Physicist Brian Worthmann says pink is bulls&%# and he’ll give a whole spectrum of reasons why in this colorful talk.
So bring someone you love, like, or love to hate, and join us for Red Light Romance: A Very Nerdy Valentine at LIVE on First St, Thursday, 2/16, doors at 6:30 pm.
Time Traveling Vikings: Or, the many layered subgenres of romance novels
Within the romance genre there are dozens of subgenres, some well known, some very unknown. Most people can name a few – contemporary, historical, or paranormal for example. Some people have even heard of Amish romance, westerns, or highlanders. This talk isn’t about any of those. It’s about the subgenres that almost no one’s heard of, the time traveling viking romances that we never knew we were missing.
About Celia Mulder: She is a first year Master student at the University of Michigan School of Information. She happens to be a huge romance fan but she honestly can’t tell you what her favorite book is, there are just too many. In addition to reading the smutty stuff, she writes it too. Her first book comes out this October.
Prostitutes, Politicians and Pornography: The History of Ann Arbor’s Red Light District
There was a time in Ann Arbor’s history when the Fourth Avenue area of downtown was known as the red light district. Lined with prostitutes, adult bookstores and massage parlors, Ann Arbor’s red light district was presided over by the Pied Piper of Porn, Terry Whitman Shoultes. Take a trip into the seedy underbelly of Ann Arbor’s dirty past.
About Rich Retyi and Brian Peters: These gents produce Ann Arbor Stories, a podcast featuring stories from Ann Arbor’s distant and not so distant past. Rich runs digital and social media strategy for the University of Michigan hospitals and enjoys writing, playing with his kids, and Friday beers. Brian is the Operating Officer for Ghostly International, a multi-platform cultural curator and record label, as well as co-owner of local indie label, Quite Scientific; he enjoys fishing, camping, mustard, and surprise surprise – Friday beers.
Pink is Bullshit
The question is – which ‘Pink’ am I referring to? Perhaps this talk will be about gendered color-coding of children’s toys. Or maybe it’ll be about breast cancer awareness. Perhaps it’ll be about Victoria’s Secret’s advertising campaign for college-aged women. Or maybe the Grammy-award-winning pop singer from the early 2000s. Or perhaps it’ll be about all the overdose deaths associated with the powerful synthetic opioid eight times stronger than heroin. But as you might have guessed – this talk will be about none of these things!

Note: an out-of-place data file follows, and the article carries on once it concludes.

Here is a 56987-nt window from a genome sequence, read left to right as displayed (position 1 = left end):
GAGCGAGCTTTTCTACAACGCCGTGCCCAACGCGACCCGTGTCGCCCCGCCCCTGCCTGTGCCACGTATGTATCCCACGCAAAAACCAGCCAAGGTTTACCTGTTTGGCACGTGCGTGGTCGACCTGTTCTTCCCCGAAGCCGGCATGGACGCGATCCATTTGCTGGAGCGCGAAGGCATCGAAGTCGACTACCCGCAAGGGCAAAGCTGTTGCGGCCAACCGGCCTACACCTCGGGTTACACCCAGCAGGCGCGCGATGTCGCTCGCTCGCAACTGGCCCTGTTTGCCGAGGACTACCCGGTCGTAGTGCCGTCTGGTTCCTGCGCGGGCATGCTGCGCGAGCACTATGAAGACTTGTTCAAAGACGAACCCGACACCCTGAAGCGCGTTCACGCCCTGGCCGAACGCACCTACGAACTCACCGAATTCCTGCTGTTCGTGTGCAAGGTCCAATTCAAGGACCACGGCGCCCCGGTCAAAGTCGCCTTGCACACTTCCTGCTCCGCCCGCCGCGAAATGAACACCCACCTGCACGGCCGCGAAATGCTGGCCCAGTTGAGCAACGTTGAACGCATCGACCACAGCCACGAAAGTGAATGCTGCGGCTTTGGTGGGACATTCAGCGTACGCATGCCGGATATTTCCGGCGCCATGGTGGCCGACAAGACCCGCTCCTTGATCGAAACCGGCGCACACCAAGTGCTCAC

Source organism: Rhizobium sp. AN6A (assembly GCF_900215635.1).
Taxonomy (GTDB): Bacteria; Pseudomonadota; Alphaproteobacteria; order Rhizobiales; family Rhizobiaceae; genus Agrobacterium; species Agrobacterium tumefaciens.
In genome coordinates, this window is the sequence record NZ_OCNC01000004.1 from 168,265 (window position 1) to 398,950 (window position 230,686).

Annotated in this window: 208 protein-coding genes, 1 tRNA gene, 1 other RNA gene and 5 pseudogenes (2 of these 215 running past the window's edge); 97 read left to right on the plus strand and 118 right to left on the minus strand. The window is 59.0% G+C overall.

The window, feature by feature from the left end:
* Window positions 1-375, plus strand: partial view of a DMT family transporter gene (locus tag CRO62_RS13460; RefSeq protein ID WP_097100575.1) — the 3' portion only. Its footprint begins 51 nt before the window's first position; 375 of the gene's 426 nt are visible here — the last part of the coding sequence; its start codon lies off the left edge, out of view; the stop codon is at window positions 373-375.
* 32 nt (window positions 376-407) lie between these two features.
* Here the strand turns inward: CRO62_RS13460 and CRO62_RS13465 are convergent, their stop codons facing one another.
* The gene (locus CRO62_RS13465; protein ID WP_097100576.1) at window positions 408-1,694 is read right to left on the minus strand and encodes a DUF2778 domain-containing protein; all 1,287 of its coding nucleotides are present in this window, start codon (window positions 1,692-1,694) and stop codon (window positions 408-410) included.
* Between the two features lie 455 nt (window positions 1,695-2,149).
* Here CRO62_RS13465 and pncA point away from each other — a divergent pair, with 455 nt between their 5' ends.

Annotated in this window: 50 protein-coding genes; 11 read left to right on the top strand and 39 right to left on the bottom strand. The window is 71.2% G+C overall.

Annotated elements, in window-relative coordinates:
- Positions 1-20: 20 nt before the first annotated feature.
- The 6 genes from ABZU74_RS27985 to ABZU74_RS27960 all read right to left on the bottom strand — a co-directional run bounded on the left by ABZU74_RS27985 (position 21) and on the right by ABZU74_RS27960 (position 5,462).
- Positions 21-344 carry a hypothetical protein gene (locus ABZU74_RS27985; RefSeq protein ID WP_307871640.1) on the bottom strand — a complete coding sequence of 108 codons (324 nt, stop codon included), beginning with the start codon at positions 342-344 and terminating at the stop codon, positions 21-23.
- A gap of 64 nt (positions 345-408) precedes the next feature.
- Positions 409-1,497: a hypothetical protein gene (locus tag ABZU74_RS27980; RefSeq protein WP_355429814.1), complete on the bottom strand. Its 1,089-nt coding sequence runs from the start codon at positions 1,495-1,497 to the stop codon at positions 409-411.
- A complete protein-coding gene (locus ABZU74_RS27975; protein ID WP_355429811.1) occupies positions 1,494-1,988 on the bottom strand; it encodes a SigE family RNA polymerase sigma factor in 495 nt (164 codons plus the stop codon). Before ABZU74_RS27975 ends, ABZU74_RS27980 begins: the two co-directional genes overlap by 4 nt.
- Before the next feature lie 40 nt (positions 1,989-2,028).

Brian is a fourth-year Applied Physics PhD student at UM, and a third-time presenter at NNA2. While not busy preparing for a Nerd Nite talk, he can be found teaching a class at OLLI
, giving conference talks, traveling the world, and, on rare occasions, actually doing the research he’s paid to do.
Stay tuned for more details, but we’re excited to hear why Pink is Bullshit, a little more about Ann Arbor Stories, and even a little bit of (ridiculous) romance!
It’s the new year and we’ve got an all new line up of speakers ready to let their nerd light shine. First up is Reema Abi-Akar, who knows there’s nothing new under the pun, but has some quip-witted repartee on everyone’s (dad’s) favorite kind of wordplay. Andrew McAllister, he studies applied physics, he works on a super computer, and he predicts a glorious and well-lit future in which super-efficient LED bulbs are also super-affordable. Newshound Jim McBee of The Ann magazine is here to talk about those phony news stories your uncle keeps sharing on Facebook, and how to separate the credible from the incredible.
It’s going to be illuminating in more ways than
When: Thursday, January 19, 2017, doors at 6:30 pm, talks at 7 pm!
Where: LIVE, 102 S First St, Ann Arbor
NO COVER, thanks to your friendly neighborhood AADL!
Reema Abi-Akar: The Rogue Pun: More than just quip-witted repartee
Puns abound in society, whether we realize it or not. In this pun-apologetic analysis of wordplay, discover the linguistic and social history of puns. Learn how to identify different types of puns, their place in the linguistic structure, and why they are true language anarchists.
Reema is a master’s student at Michigan studying Natural Resources and Environment. She is an avid punster and knows the names of all the US presidents in order because history is important. In her spare time, she researches adorable baby animals online. Find her on twitter at @ReemaAbiAkar
Andrew McAllister: LED Light Bulbs: Why do they cost an arm and a leg?
The light sources of the future will be LED bulbs. They are efficient, last a long time, and some can even change colors on the fly. But why are they so expensive? Come learn about what LEDs are, why they are so important, and some of the ways we’re trying to make LED lighting affordable for everyone.